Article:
In the realm of television, Lucifer has returned from cancellation at Fox as a Netflix Original. I’m not going to argue that this show is good, because it really isn’t. The premise is absurd—a homicide detective teams up with the actual devil to solve crimes in Los Angeles—but it just somehow worked in the first two seasons, mostly because of Tom Ellis’s charisma and his chemistry with co-lead Lauren German. It was never a smart show, but it was fun and it never tried to be anything else.
The show hasn’t really worked well since the end of season two, as the character dynamics have changed to ratchet up the campiness at the expense of both the writing and the cast. Tom Ellis’ performance has become a parody of charisma and frequently descends into petulance, while Lauren German has been forced to play the confident and capable Det. Decker as confused, tentative, and oblivious. The only continuous bright spot is Aimee Garcia’s Ella Lopez, whose character was designed from the start to be over-the-top and absurd—the show hasn’t had to push Garcia’s performance into weird places to make her character fit with the broader tone, so Ella Lopez remains charming. Anyway, it’s an increasingly bad show, but it slots into the same category of pleasure as a bag of Old Dutch sour cream ‘n’ onion potato chips, so I’m not likely to drop it anytime soon.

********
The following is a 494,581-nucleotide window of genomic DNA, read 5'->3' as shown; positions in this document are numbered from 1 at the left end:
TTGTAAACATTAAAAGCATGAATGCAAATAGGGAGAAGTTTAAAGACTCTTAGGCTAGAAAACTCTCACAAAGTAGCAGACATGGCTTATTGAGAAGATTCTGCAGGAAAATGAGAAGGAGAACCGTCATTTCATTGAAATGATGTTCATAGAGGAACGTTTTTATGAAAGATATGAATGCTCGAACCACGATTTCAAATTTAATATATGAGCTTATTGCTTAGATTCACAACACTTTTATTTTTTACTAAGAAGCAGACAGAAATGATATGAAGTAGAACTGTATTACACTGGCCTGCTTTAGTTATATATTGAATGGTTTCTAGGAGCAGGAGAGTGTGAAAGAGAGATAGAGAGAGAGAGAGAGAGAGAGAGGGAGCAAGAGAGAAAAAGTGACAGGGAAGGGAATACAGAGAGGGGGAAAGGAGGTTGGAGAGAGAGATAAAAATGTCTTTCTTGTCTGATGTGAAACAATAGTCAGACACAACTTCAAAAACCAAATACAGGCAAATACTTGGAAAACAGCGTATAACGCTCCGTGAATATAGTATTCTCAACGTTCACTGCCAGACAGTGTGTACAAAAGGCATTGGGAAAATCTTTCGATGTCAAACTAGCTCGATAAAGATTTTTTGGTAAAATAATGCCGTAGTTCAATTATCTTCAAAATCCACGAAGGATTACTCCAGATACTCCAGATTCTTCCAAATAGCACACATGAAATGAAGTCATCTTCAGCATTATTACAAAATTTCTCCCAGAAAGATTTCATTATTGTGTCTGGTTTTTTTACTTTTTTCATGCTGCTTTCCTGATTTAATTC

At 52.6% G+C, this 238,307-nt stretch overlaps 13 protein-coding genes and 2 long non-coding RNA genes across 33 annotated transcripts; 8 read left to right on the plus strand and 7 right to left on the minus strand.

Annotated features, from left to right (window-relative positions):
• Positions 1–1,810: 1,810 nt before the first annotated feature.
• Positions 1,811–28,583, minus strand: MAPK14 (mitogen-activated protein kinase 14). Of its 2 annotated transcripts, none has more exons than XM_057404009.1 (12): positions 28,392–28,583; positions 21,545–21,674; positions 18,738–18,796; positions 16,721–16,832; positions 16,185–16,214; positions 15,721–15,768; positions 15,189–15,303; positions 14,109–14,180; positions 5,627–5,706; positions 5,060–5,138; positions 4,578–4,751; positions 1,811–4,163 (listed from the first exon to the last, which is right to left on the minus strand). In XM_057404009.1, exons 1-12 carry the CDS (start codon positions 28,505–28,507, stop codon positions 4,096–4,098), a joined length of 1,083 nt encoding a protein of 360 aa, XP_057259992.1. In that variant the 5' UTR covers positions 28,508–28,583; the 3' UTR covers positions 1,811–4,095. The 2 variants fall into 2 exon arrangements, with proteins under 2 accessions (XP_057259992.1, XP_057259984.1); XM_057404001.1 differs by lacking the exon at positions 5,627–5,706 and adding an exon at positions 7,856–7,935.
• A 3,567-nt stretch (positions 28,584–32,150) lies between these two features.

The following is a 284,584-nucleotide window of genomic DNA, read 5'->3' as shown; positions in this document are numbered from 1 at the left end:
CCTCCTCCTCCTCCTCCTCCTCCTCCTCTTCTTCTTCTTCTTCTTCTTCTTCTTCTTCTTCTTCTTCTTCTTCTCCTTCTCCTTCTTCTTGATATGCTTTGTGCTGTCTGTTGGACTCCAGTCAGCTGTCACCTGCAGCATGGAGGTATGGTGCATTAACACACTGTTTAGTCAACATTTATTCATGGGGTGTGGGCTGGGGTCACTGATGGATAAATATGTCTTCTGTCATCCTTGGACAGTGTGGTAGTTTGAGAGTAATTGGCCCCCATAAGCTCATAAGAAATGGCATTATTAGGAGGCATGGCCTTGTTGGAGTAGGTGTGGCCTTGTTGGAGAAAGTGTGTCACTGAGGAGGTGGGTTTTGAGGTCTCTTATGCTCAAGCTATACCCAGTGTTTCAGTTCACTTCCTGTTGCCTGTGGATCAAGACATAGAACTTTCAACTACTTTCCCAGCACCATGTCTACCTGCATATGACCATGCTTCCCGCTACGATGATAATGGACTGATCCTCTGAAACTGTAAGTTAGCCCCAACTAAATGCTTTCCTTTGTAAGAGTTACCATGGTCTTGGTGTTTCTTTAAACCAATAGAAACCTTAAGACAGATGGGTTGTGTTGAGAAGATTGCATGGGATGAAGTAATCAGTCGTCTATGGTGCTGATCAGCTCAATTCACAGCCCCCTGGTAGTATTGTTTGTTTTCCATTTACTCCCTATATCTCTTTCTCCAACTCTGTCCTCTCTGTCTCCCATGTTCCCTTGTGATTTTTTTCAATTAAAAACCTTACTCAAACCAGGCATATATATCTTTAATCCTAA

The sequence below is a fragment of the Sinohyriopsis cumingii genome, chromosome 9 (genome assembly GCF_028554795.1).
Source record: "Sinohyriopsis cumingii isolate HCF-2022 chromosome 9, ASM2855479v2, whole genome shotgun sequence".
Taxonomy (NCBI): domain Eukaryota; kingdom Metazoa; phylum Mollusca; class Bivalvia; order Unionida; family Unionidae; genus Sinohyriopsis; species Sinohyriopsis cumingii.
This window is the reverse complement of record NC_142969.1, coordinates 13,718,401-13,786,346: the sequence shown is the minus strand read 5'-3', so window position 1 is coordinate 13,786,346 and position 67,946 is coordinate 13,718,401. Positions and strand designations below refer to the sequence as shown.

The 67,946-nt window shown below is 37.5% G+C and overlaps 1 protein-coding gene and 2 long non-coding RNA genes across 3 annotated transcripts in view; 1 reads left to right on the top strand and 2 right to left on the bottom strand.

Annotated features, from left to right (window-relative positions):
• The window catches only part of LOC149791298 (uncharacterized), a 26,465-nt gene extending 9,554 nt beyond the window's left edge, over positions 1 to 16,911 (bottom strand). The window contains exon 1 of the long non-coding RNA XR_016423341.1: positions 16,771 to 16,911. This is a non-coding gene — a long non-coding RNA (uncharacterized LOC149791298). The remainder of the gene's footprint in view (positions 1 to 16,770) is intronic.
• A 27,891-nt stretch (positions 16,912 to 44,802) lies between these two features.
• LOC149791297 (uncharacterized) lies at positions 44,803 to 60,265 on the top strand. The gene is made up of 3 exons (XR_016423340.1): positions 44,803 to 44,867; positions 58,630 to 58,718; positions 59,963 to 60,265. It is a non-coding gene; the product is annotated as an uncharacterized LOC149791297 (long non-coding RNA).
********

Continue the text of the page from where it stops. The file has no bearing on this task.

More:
The Good Fight is also changing; this season it’s primarily a political satire that layers issue on top of issue and complication on top of complication, slowly stripping away character arcs in favour of topical set pieces. The main cast mostly escape having their characters subsumed into these set pieces, but not always. Michael Sheen’s performance as Roland Blum has been wonderful, but his character seems only to exist to blow up the show and to sideline or even eliminate Rose Leslie’s Maia Rindell. The Good Fight has been great about addressing some of the most glaring problems of its parent show, The Good Wife, its poor record on race in particular, but while the first season made me feel like Rose Leslie, Cush Jumbo, and Sarah Steele would all have arcs alongside Christine Baranski, with the four women navigating the same issues in unique ways thanks to differences in race, sexuality, generation, and even class,1 that is not the direction the show has gone. I love Christine Baranski, but season three of The Good Fight feels increasingly like her show rather than an ensemble show, and even when Delroy Lindo and Audra McDonald have major storylines she’s inserted into the middle of them somehow. It’s still one of the best programs on television, but I can’t help but think the depth the cast can bring is being wasted, and that some of the amazing actors whose story arcs are being diminished will want to leave for something that lets them stretch out a bit. I have no doubt that Baranski can carry a show, but The Good Fight, like The Good Wife before it, lives or dies on how fully realized the characters around the lead feel, and I worry they’re starting to lose sight of that.
Finally, today is the first Mother’s Day since my mom died, and while I’m certainly having a complicated stew of feelings, I’ve decided to take a pass on dissecting them here for this week.
Anyway, that’s all for this week. Thanks for reading!